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Research Article
 

Development of Bivoltine Pure Strains of Silkworm, Bombyx mori L. to Rear Eexclusively on Artificial Diet During Young Instar



J.S. Nair, S.N. Kumar and K.S. Nair
 
ABSTRACT

As component bivoltine pure strains of existing productive silkworm hybrids did not accept the artificial diet, the study was taken up to create a pool of such strains which would feed on the artificial diet. Six strains viz., 5HT, GEN4, 8HT, B71, CSR3 and JPN8 were short-listed based on the results of an initial screening which recorded feeding response percentage of more than 20. These six strains were further subjected to continuous inbreeding and directional selection for 12 generations for improving the feeding response over the generations and stabilizing it at more than 85% so that they would form suitable breeding resource materials for preparation of commercial bivoltine hybrids for exclusively rearing on artificial diet during young instar. Care was taken so that breed characters in terms of economic traits were not adversely affected. At the end of ninth generation, the feeding response reached above 78% except in B71 and further stabilized at the higher level and thus forming prospective parents for bivoltine hybrid combinations. Data pertaining to G9~G12 were analyzed to check the stability in performance. The traits with particular reference to the diet phase such as feeding response, young instar larval duration and young instar larval weight have reflected non-significant differences in the last four generations clearly indicating the stability in these traits. Other traits such as cocoon weight, cocoon shell weight, shell percentage, survival and cocoon yield also did not vary among the generations. After the strains were stabilized for rearing on artificial diet, they were designated as 5HT (A), GEN4 (A), 8HT (A), B71 (A), CSR3 (A) and JPN8 (A) as these strains are different from the normal strains (5HT, GEN4, 8HT, B71, CSR3 and JPN8). The implications of the improved feeding response and stabilized economic traits in the context of this study are discussed.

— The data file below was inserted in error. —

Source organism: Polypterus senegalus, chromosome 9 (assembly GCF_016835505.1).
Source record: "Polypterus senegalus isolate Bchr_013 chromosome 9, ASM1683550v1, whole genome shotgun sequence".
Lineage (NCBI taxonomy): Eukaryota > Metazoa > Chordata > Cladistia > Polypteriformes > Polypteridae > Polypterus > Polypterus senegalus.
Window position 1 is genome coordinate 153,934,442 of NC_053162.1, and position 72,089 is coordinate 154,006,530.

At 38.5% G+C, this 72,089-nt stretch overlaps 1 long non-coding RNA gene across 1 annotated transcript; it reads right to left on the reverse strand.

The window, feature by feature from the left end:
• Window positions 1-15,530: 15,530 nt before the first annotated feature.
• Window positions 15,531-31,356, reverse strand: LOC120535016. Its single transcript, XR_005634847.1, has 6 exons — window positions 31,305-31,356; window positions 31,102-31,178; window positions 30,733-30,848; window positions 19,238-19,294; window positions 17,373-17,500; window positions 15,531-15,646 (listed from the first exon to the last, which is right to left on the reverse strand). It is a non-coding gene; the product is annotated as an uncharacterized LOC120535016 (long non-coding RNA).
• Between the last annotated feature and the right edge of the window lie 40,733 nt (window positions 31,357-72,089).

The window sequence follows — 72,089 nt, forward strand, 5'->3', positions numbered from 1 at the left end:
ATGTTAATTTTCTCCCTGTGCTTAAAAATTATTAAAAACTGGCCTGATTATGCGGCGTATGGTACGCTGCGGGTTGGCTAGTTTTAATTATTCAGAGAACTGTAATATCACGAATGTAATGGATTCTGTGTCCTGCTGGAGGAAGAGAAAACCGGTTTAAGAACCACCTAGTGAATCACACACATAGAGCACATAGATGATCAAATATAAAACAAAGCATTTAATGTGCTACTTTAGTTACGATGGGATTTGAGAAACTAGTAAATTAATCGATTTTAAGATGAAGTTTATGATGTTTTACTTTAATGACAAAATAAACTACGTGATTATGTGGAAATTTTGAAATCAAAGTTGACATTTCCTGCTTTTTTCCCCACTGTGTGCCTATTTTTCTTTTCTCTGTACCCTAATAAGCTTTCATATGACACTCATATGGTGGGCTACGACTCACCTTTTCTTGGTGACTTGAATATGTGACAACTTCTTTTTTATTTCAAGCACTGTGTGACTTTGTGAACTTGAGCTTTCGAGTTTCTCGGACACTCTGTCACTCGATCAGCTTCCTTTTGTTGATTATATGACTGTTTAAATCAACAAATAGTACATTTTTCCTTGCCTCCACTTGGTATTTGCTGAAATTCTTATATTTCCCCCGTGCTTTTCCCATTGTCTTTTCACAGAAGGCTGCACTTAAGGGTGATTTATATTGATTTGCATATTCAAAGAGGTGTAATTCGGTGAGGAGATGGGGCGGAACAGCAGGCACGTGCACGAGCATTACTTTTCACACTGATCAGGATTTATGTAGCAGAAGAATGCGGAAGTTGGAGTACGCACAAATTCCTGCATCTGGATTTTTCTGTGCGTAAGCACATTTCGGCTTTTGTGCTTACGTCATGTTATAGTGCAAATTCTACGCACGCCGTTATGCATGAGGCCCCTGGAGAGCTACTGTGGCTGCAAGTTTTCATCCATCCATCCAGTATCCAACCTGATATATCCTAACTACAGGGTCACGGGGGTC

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J.S. Nair, S.N. Kumar and K.S. Nair, 2011. Development of Bivoltine Pure Strains of Silkworm, Bombyx mori L. to Rear Eexclusively on Artificial Diet During Young Instar. Journal of Biological Sciences, 11: 423-427.